Jury meaning

jo͝or'ē
The definition of a jury is a group of people appointed to decide a verdict.

An example of a jury is twelve men and women selected to decide if a person is guilty or innocent in a murder trial.

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A body of persons selected to decide a verdict in a legal case, based upon the evidence presented, after being given instructions on the applicable law.
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A committee that judges contestants or applicants, as in a competition or exhibition; a panel of judges.
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To judge or evaluate by a jury.

Jurying submitted samples for a crafts fair.

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Intended or designed for temporary use; makeshift.

A jury sail.

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A group of people sworn to hear the evidence and inquire into the facts in a law case, and to give a decision in accordance with their findings.
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A group of people, often experts, selected to decide the winners or participants in a competition, exhibition, etc.
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For temporary or emergency use; makeshift.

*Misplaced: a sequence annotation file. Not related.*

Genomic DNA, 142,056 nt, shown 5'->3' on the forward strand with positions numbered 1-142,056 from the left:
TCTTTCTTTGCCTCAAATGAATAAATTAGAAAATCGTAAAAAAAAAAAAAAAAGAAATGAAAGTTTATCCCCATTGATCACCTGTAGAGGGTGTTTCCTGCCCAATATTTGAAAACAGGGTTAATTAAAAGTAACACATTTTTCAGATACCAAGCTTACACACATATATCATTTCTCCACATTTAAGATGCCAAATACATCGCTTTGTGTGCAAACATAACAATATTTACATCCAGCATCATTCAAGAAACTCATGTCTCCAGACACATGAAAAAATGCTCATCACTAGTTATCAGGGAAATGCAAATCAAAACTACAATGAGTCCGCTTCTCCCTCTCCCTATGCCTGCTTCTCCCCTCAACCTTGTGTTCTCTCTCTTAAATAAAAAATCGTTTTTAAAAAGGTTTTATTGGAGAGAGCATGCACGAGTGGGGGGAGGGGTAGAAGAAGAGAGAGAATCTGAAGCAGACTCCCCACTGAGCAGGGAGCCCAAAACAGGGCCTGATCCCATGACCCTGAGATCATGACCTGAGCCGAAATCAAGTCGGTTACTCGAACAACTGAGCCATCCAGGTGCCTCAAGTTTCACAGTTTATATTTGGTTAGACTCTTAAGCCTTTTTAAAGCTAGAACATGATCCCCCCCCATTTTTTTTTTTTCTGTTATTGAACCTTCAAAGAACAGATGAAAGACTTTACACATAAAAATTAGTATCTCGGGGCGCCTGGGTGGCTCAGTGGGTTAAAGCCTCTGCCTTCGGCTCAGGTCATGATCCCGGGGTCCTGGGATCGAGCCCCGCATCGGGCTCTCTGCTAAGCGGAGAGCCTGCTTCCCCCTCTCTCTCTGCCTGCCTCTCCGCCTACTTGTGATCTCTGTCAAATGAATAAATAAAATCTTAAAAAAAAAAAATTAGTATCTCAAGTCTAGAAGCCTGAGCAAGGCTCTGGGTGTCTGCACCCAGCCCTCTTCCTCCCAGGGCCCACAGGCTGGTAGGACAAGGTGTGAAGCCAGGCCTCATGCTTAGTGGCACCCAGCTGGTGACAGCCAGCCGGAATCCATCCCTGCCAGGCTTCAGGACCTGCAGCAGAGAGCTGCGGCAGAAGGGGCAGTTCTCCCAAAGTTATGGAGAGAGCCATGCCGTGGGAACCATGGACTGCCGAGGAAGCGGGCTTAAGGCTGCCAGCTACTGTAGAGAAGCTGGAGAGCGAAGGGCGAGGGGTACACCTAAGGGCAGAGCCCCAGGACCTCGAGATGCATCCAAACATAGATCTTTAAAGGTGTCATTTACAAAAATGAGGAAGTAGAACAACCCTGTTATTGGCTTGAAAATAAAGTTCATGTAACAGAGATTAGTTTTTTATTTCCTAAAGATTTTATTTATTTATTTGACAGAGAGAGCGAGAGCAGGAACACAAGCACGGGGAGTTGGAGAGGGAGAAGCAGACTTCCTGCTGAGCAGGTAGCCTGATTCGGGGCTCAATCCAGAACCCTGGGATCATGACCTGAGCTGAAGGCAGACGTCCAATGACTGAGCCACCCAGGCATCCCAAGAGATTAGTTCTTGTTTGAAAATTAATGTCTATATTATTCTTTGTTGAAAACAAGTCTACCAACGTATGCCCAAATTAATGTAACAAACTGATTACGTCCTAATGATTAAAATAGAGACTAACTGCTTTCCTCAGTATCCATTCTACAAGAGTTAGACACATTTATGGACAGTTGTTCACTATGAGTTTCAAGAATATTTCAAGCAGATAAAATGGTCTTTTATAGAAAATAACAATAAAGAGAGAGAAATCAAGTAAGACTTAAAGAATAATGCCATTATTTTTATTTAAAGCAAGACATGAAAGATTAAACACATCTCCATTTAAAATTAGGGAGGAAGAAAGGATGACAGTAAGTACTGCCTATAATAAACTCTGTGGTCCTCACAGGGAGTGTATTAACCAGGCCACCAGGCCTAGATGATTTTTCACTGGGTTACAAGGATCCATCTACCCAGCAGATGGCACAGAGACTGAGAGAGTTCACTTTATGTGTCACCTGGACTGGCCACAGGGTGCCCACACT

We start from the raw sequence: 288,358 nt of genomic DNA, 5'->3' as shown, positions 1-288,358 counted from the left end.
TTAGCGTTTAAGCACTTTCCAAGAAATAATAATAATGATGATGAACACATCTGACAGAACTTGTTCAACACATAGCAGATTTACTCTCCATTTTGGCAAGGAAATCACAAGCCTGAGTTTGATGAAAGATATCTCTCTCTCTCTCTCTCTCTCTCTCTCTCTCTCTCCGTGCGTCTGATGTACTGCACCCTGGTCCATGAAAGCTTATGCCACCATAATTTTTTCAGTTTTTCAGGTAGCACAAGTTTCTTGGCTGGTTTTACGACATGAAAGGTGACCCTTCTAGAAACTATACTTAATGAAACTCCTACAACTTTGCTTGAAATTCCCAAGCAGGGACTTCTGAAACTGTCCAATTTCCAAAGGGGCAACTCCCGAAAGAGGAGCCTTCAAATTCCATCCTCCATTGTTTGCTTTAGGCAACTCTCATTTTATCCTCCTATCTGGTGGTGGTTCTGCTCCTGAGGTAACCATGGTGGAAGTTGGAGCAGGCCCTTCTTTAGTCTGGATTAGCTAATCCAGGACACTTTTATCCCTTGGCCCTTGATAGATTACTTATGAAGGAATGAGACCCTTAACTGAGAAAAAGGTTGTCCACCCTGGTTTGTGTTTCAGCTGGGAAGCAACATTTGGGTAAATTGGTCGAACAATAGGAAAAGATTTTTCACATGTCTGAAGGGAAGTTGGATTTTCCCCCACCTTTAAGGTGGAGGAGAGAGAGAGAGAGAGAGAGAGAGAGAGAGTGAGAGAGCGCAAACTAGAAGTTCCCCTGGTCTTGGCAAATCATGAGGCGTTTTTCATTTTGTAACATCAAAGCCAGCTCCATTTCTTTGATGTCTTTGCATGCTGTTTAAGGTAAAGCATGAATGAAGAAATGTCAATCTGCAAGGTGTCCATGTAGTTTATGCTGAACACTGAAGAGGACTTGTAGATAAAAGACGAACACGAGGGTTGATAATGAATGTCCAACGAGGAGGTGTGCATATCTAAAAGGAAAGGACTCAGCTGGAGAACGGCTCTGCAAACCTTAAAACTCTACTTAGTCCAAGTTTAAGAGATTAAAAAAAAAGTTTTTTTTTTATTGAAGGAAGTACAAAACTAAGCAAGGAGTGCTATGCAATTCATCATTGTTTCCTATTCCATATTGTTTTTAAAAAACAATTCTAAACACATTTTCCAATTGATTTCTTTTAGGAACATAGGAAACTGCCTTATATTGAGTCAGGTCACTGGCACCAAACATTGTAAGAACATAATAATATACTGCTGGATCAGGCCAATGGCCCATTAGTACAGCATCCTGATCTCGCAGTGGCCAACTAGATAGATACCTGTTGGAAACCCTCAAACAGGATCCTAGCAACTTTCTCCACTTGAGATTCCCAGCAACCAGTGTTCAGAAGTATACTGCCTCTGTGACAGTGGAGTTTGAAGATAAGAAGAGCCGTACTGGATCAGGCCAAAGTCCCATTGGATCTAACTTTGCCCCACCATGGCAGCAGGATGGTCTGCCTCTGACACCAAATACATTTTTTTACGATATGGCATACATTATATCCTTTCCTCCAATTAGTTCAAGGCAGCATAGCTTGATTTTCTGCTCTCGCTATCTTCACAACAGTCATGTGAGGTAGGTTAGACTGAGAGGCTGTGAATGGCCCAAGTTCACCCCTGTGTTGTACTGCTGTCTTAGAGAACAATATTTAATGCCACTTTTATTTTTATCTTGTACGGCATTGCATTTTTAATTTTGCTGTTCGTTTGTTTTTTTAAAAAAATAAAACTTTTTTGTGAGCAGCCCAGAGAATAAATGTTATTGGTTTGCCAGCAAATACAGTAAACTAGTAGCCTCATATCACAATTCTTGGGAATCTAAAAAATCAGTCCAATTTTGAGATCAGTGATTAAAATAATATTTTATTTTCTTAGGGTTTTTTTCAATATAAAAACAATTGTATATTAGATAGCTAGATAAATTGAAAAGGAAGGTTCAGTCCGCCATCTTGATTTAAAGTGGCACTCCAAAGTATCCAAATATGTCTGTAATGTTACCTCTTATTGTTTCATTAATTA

A jury mast, jury rig.

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A group of individuals selected and sworn in to serve as the finders of fact in a civil or criminal trial, or in the case of a grand jury, to decide whether the facts warrant an indictment of the defendant.
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A jury for which only highly educated individuals have been selected, because they will be dealing with technical subject matter.
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A jury selected and sworn in by a prosecutor to determine whether to issue indictments.
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A jury selected to decide the facts in a trial (effectively, any jury other than a grand jury).
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(law) A group of individuals chosen from the general population to hear and decide a case in a court of law.
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A group of judges in a competition.
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To judge by means of a jury.
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(nautical) For temporary use; applied to a temporary contrivance.

Jury mast; jury rudder.

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Origin of jury

Middle English jure from Anglo-Norman juree from feminine past participle of jurer to swear from Latin iūrāre from iūs iūr- law yewes- in Indo-European roots